Article| Volume 28, ISSUE 3, P227-233, May 2014

Characteristics of Violence Among High-Risk Adolescent Girls



      Recent evidence demonstrates increasing rates of involvement with violence among adolescent girls. The objective of this study was to describe the types and sources of violence experienced within social contexts of adolescent girls at high risk for pregnancy.


      Qualitative data for this analysis are drawn from intervention summary reports of 116 girls participating in Prime Time, a youth development intervention for adolescent girls. Descriptive content analysis techniques were used to identify types and sources of violence experienced by girls within their daily contexts.


      Types of violence included physical fighting, witnessing violence, physical abuse, gang-related violence, verbal fighting, verbal abuse, and sexual abuse. Sources of violence included family, peers and friends, romantic partners, community violence, and self-perpetrated violence. Many girls in this study experienced violence in multiple contexts.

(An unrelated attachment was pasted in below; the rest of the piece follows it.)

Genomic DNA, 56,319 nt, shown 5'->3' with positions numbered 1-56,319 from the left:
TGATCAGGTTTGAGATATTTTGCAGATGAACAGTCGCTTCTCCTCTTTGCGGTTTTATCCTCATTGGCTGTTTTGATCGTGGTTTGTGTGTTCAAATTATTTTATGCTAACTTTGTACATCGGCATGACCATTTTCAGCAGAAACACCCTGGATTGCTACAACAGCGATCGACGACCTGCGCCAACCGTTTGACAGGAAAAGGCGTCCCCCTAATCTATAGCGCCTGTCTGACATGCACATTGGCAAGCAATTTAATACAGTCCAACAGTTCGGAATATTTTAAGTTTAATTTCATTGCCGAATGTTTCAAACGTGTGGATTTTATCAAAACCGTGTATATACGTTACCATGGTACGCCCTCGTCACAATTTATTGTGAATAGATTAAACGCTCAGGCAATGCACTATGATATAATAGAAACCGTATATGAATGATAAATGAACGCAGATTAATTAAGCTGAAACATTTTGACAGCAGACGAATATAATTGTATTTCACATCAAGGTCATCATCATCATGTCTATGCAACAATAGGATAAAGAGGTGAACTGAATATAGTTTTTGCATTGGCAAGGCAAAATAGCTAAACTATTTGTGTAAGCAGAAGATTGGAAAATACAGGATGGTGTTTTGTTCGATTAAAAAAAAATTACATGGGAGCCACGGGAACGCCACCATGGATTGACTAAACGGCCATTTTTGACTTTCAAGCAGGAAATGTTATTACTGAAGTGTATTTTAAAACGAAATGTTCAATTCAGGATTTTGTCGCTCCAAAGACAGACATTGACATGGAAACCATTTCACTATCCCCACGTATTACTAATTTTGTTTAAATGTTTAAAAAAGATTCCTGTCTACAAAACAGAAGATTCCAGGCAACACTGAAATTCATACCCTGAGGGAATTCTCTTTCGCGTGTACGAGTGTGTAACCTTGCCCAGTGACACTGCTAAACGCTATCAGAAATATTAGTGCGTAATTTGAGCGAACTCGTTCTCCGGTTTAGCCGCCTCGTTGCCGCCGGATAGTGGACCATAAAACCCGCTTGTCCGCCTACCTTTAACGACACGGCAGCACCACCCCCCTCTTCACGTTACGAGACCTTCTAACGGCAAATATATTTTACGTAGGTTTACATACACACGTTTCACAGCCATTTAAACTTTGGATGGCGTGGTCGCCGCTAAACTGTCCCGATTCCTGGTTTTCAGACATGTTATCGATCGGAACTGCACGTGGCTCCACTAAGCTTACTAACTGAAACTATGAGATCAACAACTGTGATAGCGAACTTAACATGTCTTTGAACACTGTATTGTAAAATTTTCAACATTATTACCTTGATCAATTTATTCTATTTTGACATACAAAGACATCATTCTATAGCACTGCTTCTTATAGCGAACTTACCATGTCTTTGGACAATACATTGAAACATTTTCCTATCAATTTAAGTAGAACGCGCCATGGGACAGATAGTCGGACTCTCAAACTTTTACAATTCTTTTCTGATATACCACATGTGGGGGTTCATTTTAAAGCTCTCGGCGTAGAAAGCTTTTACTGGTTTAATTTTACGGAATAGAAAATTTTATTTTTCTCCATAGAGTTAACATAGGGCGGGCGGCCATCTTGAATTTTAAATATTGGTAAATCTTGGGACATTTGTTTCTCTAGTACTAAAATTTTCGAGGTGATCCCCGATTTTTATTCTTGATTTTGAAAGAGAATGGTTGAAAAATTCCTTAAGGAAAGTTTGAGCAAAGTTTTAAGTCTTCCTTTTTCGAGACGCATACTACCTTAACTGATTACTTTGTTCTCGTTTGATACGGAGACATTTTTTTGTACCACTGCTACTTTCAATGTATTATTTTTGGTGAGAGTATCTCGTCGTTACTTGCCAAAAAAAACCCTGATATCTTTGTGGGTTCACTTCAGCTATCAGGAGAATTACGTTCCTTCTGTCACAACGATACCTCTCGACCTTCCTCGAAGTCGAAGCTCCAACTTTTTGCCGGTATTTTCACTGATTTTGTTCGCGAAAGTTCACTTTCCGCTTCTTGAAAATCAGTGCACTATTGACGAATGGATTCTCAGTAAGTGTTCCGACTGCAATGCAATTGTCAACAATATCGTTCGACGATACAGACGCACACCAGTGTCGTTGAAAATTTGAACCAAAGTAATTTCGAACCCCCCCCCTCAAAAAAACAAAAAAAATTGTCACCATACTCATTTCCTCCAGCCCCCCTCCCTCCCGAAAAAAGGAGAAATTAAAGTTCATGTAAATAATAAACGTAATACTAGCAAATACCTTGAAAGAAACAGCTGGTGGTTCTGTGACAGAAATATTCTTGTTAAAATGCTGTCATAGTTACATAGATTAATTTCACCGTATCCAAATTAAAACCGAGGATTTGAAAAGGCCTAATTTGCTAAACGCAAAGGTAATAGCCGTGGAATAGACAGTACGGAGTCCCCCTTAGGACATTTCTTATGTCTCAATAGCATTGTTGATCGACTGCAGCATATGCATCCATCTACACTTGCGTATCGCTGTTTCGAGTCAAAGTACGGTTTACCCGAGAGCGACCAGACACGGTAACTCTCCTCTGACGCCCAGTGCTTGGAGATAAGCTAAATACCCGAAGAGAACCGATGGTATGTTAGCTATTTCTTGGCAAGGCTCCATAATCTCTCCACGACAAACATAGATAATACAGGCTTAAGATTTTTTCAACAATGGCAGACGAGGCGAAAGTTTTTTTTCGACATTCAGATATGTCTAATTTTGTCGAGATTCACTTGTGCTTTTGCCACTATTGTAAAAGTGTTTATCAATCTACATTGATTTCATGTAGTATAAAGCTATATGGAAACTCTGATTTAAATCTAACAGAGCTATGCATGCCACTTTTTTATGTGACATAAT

It is imperative that efforts to assess and prevent violence among adolescent girls include paying attention to the social contexts in which these adolescents live.

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      Molly Secor-Turner, Assistant Professor, North Dakota State University, Department of Nursing, Fargo, ND.


      Ann Garwick, Professor and Senior Executive Associate Dean for Research, University of Minnesota, School of Nursing, Minneapolis, MN.


      Renee Sieving, Associate Professor, Schools of Nursing and Medicine, Department of Pediatrics, University of Minnesota, Minneapolis, MN.


      Ann Seppelt, Research Associate, University of Minnesota, School of Nursing, Minneapolis, MN.